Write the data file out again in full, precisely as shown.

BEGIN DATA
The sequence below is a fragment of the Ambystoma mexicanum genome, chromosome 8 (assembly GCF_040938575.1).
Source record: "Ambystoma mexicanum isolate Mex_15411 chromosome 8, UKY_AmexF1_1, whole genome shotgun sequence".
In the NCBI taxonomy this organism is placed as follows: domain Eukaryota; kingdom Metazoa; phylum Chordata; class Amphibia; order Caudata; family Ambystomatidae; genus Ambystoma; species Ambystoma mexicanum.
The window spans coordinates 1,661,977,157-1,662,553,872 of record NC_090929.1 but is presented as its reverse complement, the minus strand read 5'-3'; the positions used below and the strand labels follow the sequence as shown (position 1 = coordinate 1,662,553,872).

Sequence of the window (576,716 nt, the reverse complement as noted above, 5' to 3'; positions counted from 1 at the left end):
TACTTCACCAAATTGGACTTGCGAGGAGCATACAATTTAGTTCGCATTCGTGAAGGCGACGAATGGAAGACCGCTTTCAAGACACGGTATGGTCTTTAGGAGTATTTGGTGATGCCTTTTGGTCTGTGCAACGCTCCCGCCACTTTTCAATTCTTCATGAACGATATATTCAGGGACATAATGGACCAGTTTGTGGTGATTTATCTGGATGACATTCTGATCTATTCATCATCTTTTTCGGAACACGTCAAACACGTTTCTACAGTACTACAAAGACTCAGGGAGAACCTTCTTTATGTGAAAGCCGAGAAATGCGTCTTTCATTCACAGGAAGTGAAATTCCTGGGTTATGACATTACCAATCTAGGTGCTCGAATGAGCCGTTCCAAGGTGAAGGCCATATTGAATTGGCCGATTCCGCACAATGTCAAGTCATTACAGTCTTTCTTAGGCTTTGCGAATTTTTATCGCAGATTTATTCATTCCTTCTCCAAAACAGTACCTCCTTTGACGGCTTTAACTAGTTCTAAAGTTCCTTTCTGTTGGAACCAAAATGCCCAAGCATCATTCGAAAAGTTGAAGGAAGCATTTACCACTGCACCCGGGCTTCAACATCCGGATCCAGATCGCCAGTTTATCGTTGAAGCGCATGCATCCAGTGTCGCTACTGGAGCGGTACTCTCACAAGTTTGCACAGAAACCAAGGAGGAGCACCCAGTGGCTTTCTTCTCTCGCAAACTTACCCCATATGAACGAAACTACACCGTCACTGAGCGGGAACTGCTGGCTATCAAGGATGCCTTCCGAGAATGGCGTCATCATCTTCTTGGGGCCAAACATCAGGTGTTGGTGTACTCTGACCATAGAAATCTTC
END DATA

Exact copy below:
The sequence below is a fragment of the Ambystoma mexicanum genome, chromosome 8 (assembly GCF_040938575.1).
Source record: "Ambystoma mexicanum isolate Mex_15411 chromosome 8, UKY_AmexF1_1, whole genome shotgun sequence".
In the NCBI taxonomy this organism is placed as follows: domain Eukaryota; kingdom Metazoa; phylum Chordata; class Amphibia; order Caudata; family Ambystomatidae; genus Ambystoma; species Ambystoma mexicanum.
The window spans coordinates 1,661,977,157-1,662,553,872 of record NC_090929.1 but is presented as its reverse complement, the minus strand read 5'-3'; the positions used below and the strand labels follow the sequence as shown (position 1 = coordinate 1,662,553,872).

Sequence of the window (576,716 nt, the reverse complement as noted above, 5' to 3'; positions counted from 1 at the left end):
TACTTCACCAAATTGGACTTGCGAGGAGCATACAATTTAGTTCGCATTCGTGAAGGCGACGAATGGAAGACCGCTTTCAAGACACGGTATGGTCTTTAGGAGTATTTGGTGATGCCTTTTGGTCTGTGCAACGCTCCCGCCACTTTTCAATTCTTCATGAACGATATATTCAGGGACATAATGGACCAGTTTGTGGTGATTTATCTGGATGACATTCTGATCTATTCATCATCTTTTTCGGAACACGTCAAACACGTTTCTACAGTACTACAAAGACTCAGGGAGAACCTTCTTTATGTGAAAGCCGAGAAATGCGTCTTTCATTCACAGGAAGTGAAATTCCTGGGTTATGACATTACCAATCTAGGTGCTCGAATGAGCCGTTCCAAGGTGAAGGCCATATTGAATTGGCCGATTCCGCACAATGTCAAGTCATTACAGTCTTTCTTAGGCTTTGCGAATTTTTATCGCAGATTTATTCATTCCTTCTCCAAAACAGTACCTCCTTTGACGGCTTTAACTAGTTCTAAAGTTCCTTTCTGTTGGAACCAAAATGCCCAAGCATCATTCGAAAAGTTGAAGGAAGCATTTACCACTGCACCCGGGCTTCAACATCCGGATCCAGATCGCCAGTTTATCGTTGAAGCGCATGCATCCAGTGTCGCTACTGGAGCGGTACTCTCACAAGTTTGCACAGAAACCAAGGAGGAGCACCCAGTGGCTTTCTTCTCTCGCAAACTTACCCCATATGAACGAAACTACACCGTCACTGAGCGGGAACTGCTGGCTATCAAGGATGCCTTCCGAGAATGGCGTCATCATCTTCTTGGGGCCAAACATCAGGTGTTGGTGTACTCTGACCATAGAAATCTTC